Will it work? No. What can Ireland do? Remove the bank guarantee and default

 

Revoke the guarantee for the banking system and then convert senior and subordinate bondholders into equity holders

THE DEAL is done, but there is no joy. The agreement that was supposed to end the financial crisis gave rise to its next wave. We are now in the unique situation that financial markets are taking a longer term view than national governments.

The governments are saying: There is no liquidity crisis. Greece and Ireland are safe for the next few years.

The markets are saying: There is a solvency crisis; there is no way that Greece and Ireland will be able to prevent an explosion of their national debt.

The markets, for once, are correct. At an interest rate of 5.8 per cent, the loan from the European Financial Stability Facility will at best plug a temporary funding gap. It will not improve – and quite possibly worsen – Ireland’s underlying solvency position. The interest rate is very likely to be higher than Ireland’s nominal annual growth during the period of the loan. And that means that the real value of the debt will increase.

Solvency is not a legal concept. No court will ever declare you insolvent. Solvency is an analytical framework. You are insolvent if you are not able to service your debt in a sustainable way. Solvency depends on the absolute level of debt, of course, but also on your expected future level of income.

Reasonable people might disagree on what that might be. But it is unreasonable to assume that we will simply return to the pre-crisis game, as though this financial crisis was no more than an unwelcome disturbance of the party. The combination of rising market interest rates, rising money market rates, extreme fiscal austerity, a slowdown in the global economy, financial contagion to other parts of the euro zone and contagion to other parts of the financial markets, including the market for corporate bonds, all make it hard to see where a solvency-maintaining growth rate is coming from.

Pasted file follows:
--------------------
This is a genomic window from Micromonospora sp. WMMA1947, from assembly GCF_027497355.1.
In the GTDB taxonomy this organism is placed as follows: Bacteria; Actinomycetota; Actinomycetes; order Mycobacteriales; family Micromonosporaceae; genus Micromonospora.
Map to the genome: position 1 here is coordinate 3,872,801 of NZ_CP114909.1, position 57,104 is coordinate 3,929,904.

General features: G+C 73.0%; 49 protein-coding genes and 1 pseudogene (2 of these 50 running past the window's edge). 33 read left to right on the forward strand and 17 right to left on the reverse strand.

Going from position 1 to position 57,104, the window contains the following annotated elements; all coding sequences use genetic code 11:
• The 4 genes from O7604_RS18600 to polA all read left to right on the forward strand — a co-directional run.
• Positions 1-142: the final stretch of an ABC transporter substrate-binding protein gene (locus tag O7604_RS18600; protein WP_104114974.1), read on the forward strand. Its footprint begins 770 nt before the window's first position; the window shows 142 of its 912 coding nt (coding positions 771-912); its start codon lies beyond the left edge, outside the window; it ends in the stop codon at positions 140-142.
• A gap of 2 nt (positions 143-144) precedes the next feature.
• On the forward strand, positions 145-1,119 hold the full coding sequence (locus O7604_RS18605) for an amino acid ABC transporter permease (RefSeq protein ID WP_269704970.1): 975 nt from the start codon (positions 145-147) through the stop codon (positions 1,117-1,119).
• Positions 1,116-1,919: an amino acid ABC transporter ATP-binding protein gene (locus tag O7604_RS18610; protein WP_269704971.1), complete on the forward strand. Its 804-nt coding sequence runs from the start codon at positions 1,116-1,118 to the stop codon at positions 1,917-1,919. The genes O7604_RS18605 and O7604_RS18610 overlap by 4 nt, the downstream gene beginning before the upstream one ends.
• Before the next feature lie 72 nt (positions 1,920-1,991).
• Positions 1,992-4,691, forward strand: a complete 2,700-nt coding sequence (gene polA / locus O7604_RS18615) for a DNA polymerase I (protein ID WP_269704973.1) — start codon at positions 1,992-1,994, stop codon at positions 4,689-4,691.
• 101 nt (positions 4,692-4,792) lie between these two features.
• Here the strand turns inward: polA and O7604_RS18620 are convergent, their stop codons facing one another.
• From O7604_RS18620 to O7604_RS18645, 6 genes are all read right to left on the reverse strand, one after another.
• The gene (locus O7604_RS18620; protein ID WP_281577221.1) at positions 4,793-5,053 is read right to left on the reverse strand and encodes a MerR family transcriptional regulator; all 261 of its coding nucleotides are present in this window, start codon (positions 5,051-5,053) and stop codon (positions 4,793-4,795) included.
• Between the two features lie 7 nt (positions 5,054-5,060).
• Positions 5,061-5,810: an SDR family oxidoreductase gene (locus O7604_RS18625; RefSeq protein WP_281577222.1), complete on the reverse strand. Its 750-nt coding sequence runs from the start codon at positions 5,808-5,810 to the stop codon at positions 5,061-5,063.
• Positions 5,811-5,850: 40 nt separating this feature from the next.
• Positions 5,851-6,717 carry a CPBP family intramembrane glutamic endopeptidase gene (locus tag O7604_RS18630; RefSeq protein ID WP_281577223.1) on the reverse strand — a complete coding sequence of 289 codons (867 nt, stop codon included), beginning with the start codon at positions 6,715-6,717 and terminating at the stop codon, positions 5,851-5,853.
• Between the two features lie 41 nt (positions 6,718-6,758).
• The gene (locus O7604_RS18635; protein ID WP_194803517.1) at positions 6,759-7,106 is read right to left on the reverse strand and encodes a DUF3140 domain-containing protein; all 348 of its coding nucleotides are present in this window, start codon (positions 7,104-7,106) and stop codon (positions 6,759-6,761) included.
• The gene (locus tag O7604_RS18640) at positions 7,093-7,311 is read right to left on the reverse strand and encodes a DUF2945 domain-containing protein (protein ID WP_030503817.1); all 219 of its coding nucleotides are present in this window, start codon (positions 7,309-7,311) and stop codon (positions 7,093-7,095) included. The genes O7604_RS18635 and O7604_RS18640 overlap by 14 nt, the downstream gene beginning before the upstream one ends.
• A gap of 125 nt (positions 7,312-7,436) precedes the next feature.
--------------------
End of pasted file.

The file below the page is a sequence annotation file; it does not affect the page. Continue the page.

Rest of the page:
Yes, Ireland is a flexible economy that is extremely open. Unit labour costs in the export sector are falling. So in contrast to Greece, Spain and Portugal, Ireland is improving its competitive position. But we would be kidding ourselves if we believed that anybody, even the world’s most flexible small open economy, can pull itself out of this mess in the current economic climate. The Nordic countries managed to extricate themselves out of a milder financial disaster in the 1990s. But they devalued their exchange rate. And it all happened in a much more benign global environment. If you ignored all the toxic interactions that are currently taking place, you could make a reasonable assumption of continued solvency: A return to modest rates of growth, no further decline in house prices, a further but contained decline in commercial property prices, a government funding rate now capped at below 6 per cent. You impute this into your macroeconomic model, and it tells you that you are solvent.

But this model can never take account of the toxic interactions that go with the generalised loss of confidence we are experiencing now.

In the last few weeks, the toxic force of the debt crisis has become all too apparent. The financial markets push up interest rates, the economy slows, asset prices fall, the health of the banking sector deteriorates further, more recapitalisation is needed, the deficit increases further, interest rates move higher, contagion spreads horizontally to other European bond markets, and vertically to other parts of the domestic financial market.

Any stabilisation plan will have to work in such a mad world. An Irish economist recently accused me of triggering the crisis when I questioned Ireland’s insolvency in one of my columns in the Financial Times. Likewise, other people have been accusing Angela Merkel, the German chancellor, of triggering the crisis with her ill-timed proposals for a regime to bail in investors. The European Commission has been accused of triggering this week’s panic in Spain because of an ill-timed critical report about the country’s economy.